Monday, June 30, 2014

Why are stomach aches in horses so bad?

Colic. It's a word no horse person wants to hear, but laymen often respond with "Colic? Isn't that just a tummy ache."

Horses are unusual amongst large grazing animals in that they are not ruminants. They are what we call "hind gut fermenters."

A horse has a small stomach and a massive gut. The small intestine is 50 to 70 feet long. The large intestine has three sections - the four foot long cecum that actually performs the task of digesting high cellulose food such as grass, the 10 to 12 feet long large colon and 10 to 12 feet long small colon. So, in total, a horse's gut can be as much as 98 feet long!

And, horses are unable to vomit or burp. Any gas that forms in that massive length of gut can only go one way - backwards. Because of this, when a horse gets gas it's much more painful...and long-lasting...than when we get gas. The most common cause of colic in horses is gas, but it's really unpleasant for the horse and we often give them a pain reliever such as banamine. Some horses get gas colic every spring without fail - highly annoying for their owners!

However, because of that vast length of gut and the very complicated system, horses are also prone to "torsion" or a "twisted gut." This means part of the intestine has gotten tangled around another part, which can result in cut off circulation and the death of part of the gut - which is an emergency surgery situation. A twisted gut can easily kill a horse. Because of this, colic is always a veterinary emergency in horses. Colic can also be a result of simple "impaction" - otherwise known as constipation, but it's always desirable to check.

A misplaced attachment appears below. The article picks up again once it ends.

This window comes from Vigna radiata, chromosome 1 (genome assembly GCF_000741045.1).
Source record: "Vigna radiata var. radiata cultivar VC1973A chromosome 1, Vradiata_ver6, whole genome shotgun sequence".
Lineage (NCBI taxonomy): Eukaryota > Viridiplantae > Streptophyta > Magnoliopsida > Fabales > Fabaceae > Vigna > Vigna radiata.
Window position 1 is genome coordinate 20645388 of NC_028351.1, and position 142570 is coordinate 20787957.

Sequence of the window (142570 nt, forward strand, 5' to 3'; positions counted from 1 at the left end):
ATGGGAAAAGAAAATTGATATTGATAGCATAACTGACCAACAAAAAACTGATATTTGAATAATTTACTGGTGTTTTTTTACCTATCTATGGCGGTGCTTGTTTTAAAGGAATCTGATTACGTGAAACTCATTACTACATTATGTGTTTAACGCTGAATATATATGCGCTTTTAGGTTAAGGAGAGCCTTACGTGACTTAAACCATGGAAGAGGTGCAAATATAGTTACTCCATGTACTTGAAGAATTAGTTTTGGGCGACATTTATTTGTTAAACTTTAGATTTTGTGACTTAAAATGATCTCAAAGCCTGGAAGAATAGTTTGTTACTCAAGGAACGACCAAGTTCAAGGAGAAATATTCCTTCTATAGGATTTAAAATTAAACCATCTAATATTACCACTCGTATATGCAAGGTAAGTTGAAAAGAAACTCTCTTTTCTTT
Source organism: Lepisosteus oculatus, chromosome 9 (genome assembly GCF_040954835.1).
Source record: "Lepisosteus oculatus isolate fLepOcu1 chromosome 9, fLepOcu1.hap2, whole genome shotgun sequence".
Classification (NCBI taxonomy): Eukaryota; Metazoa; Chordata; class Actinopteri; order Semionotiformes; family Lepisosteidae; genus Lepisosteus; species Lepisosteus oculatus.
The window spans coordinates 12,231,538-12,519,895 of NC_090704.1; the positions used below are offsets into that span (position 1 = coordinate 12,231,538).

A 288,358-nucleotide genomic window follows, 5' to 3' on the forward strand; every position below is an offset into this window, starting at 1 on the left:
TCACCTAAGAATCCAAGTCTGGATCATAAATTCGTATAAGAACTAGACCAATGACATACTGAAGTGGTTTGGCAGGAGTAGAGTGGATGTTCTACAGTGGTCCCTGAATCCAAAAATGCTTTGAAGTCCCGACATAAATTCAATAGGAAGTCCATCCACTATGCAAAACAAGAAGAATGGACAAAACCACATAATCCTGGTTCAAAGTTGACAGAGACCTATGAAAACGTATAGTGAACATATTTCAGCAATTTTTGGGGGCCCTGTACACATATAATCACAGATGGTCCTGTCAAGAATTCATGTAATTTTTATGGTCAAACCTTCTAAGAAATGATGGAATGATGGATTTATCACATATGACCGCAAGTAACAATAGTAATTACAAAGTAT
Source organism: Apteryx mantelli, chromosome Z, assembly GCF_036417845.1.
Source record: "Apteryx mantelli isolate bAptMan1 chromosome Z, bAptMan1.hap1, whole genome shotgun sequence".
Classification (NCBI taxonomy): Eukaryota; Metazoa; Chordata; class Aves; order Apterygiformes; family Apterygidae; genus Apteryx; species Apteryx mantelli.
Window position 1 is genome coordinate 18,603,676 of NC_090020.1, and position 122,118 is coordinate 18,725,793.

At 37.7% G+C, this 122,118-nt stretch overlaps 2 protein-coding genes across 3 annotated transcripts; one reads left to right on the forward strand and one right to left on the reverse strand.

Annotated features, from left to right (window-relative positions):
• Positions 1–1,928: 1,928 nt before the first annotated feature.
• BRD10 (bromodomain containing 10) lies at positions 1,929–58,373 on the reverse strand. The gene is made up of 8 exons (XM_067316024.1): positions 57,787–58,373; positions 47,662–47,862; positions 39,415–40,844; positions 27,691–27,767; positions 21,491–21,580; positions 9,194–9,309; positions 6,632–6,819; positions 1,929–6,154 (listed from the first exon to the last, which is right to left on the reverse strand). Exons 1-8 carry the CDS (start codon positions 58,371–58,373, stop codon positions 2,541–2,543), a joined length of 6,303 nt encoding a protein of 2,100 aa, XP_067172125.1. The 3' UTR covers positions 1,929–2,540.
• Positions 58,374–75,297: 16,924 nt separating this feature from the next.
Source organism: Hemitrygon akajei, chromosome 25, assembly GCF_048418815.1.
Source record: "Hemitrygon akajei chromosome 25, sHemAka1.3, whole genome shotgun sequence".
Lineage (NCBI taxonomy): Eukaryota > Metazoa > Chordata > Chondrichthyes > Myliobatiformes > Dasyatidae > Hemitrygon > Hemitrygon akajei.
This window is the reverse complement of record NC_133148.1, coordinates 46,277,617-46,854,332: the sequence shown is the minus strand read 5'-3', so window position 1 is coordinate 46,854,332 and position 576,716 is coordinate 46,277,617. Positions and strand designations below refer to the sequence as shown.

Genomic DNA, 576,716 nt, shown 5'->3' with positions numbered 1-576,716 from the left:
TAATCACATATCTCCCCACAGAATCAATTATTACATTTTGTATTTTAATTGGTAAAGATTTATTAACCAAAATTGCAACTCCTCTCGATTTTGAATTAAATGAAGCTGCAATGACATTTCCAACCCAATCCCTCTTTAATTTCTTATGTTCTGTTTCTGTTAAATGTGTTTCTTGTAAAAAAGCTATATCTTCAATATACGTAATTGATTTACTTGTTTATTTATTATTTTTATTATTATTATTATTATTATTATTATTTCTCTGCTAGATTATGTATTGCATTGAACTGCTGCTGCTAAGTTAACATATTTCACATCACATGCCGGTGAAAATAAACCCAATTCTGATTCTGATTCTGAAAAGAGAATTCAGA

The three other things that can cause abdominal pain in horses are:

1. Sand colic. On very sandy soils, horses can ingest sand along with the grass they're eating, which can then cause an impaction. Psyllium is fed as a supplement to "ball up" the sand and help it pass through the gut.

2. Stomach ulcers. These are seen most often in competition horses and are so common in racehorses that many trainers just give ulcer meds to every horse rather than checking for them.

3. Female symptoms. Mares in heat can get, well...that thing so many human women dread about "that time of the month."

A horse with colic will tend to be off their feed, they will be restless and may kick or look at their sides. They might pace, lie down and get up repeatedly or roll. They often also sweat up. Note that this behavior is also seen in mares about to give birth.

Traditionally, horses with colic were walked because it was believed that would help remove any impaction and because it was (wrongly) believed that a twisted gut was caused by a colicky horse rolling. These days, there's some disagreement on that, but if you're writing anything set before about the 80s or in a secondary fantasy world, then walking a horse with colic would probably be standard.

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